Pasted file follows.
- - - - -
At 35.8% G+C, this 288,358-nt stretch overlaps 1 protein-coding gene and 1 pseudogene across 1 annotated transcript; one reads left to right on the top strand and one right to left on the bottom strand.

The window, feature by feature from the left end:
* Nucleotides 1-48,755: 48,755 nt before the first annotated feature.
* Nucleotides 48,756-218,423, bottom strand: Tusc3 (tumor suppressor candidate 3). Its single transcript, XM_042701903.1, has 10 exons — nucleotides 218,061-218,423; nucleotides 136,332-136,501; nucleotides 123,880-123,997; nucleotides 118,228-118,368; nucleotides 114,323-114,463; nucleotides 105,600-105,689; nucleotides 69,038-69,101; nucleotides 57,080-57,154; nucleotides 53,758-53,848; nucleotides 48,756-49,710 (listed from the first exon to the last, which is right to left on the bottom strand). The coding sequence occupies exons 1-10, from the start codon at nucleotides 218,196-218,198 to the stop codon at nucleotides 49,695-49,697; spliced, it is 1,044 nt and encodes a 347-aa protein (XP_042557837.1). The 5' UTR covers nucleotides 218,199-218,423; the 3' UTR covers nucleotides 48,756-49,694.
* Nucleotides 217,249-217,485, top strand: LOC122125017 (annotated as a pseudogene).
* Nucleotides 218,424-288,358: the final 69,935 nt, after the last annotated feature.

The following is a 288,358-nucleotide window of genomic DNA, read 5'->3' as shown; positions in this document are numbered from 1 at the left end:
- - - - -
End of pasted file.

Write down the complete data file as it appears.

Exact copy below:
At 35.8% G+C, this 288,358-nt stretch overlaps 1 protein-coding gene and 1 pseudogene across 1 annotated transcript; one reads left to right on the top strand and one right to left on the bottom strand.

The window, feature by feature from the left end:
* Nucleotides 1-48,755: 48,755 nt before the first annotated feature.
* Nucleotides 48,756-218,423, bottom strand: Tusc3 (tumor suppressor candidate 3). Its single transcript, XM_042701903.1, has 10 exons — nucleotides 218,061-218,423; nucleotides 136,332-136,501; nucleotides 123,880-123,997; nucleotides 118,228-118,368; nucleotides 114,323-114,463; nucleotides 105,600-105,689; nucleotides 69,038-69,101; nucleotides 57,080-57,154; nucleotides 53,758-53,848; nucleotides 48,756-49,710 (listed from the first exon to the last, which is right to left on the bottom strand). The coding sequence occupies exons 1-10, from the start codon at nucleotides 218,196-218,198 to the stop codon at nucleotides 49,695-49,697; spliced, it is 1,044 nt and encodes a 347-aa protein (XP_042557837.1). The 5' UTR covers nucleotides 218,199-218,423; the 3' UTR covers nucleotides 48,756-49,694.
* Nucleotides 217,249-217,485, top strand: LOC122125017 (annotated as a pseudogene).
* Nucleotides 218,424-288,358: the final 69,935 nt, after the last annotated feature.

The following is a 288,358-nucleotide window of genomic DNA, read 5'->3' as shown; positions in this document are numbered from 1 at the left end: